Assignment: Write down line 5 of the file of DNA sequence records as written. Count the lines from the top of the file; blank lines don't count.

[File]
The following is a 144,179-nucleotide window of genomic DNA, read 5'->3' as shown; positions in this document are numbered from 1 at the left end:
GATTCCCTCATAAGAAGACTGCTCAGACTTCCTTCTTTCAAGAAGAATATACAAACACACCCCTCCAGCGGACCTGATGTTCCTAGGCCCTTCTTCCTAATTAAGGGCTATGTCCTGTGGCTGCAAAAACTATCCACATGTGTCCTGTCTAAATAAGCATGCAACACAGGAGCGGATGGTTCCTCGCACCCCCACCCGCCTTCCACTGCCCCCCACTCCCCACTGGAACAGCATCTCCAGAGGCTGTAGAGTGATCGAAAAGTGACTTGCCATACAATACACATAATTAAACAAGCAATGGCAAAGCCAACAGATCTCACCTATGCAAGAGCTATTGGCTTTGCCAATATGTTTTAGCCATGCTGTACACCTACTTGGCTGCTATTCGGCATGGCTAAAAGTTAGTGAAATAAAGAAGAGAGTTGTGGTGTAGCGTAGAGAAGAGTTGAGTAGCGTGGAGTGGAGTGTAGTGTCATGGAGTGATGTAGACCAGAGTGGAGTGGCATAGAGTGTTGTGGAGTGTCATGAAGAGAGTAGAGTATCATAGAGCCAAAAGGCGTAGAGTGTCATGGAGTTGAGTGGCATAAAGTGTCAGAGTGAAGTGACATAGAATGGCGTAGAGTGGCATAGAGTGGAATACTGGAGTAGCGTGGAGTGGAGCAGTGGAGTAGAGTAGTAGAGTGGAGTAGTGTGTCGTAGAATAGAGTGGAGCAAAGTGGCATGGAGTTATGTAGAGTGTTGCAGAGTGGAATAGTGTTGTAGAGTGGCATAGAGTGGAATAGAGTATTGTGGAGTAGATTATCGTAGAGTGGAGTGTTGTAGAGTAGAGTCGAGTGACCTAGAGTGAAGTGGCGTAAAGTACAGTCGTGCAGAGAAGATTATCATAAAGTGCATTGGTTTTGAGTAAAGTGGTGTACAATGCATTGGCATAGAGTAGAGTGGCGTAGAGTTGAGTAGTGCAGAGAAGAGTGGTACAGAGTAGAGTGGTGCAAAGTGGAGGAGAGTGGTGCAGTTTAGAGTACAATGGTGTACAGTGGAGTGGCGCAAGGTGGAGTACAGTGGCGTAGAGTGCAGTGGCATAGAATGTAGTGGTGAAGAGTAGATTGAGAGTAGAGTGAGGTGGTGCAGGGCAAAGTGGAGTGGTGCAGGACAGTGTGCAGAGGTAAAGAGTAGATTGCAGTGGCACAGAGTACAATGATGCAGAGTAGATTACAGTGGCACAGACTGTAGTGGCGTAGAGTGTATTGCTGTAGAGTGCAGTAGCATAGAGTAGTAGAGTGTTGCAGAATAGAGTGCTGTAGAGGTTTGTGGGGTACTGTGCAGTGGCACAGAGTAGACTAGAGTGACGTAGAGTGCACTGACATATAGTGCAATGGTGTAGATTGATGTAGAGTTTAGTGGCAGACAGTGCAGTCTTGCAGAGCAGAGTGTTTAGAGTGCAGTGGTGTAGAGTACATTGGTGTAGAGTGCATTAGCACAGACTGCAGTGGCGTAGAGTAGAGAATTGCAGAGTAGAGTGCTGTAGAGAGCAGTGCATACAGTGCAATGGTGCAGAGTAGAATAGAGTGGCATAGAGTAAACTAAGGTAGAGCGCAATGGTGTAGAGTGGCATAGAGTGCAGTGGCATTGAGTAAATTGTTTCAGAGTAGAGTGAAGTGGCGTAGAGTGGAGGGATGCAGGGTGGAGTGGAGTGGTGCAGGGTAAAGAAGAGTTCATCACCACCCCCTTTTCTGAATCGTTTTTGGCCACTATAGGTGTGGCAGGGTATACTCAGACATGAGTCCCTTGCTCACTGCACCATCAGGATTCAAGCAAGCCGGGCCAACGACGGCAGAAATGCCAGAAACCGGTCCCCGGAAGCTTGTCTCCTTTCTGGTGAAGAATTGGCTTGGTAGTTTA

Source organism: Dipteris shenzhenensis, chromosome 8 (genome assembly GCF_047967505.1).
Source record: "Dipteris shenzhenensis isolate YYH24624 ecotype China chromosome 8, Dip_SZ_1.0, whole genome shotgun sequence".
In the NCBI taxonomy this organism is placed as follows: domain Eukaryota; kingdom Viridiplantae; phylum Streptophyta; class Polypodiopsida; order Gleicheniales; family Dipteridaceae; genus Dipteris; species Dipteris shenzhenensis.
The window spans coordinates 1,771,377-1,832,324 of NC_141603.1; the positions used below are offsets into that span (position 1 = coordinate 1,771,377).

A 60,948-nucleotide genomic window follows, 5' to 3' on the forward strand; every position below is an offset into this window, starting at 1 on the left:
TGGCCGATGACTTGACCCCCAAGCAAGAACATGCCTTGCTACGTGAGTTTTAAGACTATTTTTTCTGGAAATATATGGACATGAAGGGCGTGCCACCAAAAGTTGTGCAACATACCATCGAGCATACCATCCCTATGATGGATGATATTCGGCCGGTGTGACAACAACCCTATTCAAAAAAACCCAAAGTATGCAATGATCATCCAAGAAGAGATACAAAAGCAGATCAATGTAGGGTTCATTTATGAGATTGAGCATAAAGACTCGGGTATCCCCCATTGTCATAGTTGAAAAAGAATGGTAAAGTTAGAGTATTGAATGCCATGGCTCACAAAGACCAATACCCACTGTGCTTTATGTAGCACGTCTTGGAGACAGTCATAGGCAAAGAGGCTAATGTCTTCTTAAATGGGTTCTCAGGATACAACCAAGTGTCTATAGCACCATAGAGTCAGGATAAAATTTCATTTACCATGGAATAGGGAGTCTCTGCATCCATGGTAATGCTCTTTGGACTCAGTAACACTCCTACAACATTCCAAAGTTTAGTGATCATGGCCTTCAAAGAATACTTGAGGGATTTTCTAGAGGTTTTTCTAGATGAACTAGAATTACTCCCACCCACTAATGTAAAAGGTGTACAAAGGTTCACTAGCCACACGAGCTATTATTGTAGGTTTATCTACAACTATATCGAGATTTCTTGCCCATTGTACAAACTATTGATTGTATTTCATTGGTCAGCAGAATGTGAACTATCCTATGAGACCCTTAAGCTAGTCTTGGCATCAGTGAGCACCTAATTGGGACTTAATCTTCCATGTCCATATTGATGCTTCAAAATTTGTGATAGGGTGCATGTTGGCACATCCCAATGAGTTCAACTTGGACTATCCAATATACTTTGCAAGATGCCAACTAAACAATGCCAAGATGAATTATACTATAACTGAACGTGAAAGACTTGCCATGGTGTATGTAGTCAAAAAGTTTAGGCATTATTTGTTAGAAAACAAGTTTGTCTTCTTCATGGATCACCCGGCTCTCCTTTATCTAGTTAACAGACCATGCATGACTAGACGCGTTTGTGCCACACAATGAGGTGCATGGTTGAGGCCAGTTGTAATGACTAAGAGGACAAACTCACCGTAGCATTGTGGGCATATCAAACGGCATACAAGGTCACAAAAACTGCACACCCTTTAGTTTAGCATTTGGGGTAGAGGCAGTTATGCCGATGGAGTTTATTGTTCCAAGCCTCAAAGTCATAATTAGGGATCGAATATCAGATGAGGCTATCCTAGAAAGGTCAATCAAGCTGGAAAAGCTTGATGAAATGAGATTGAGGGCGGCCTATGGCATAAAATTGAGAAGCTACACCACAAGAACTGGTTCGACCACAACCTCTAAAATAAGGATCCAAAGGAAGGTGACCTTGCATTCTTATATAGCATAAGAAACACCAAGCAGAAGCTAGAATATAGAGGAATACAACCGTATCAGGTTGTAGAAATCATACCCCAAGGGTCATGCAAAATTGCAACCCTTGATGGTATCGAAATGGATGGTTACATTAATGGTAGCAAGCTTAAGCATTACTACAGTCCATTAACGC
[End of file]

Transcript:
In the NCBI taxonomy this organism is placed as follows: domain Eukaryota; kingdom Viridiplantae; phylum Streptophyta; class Polypodiopsida; order Gleicheniales; family Dipteridaceae; genus Dipteris; species Dipteris shenzhenensis.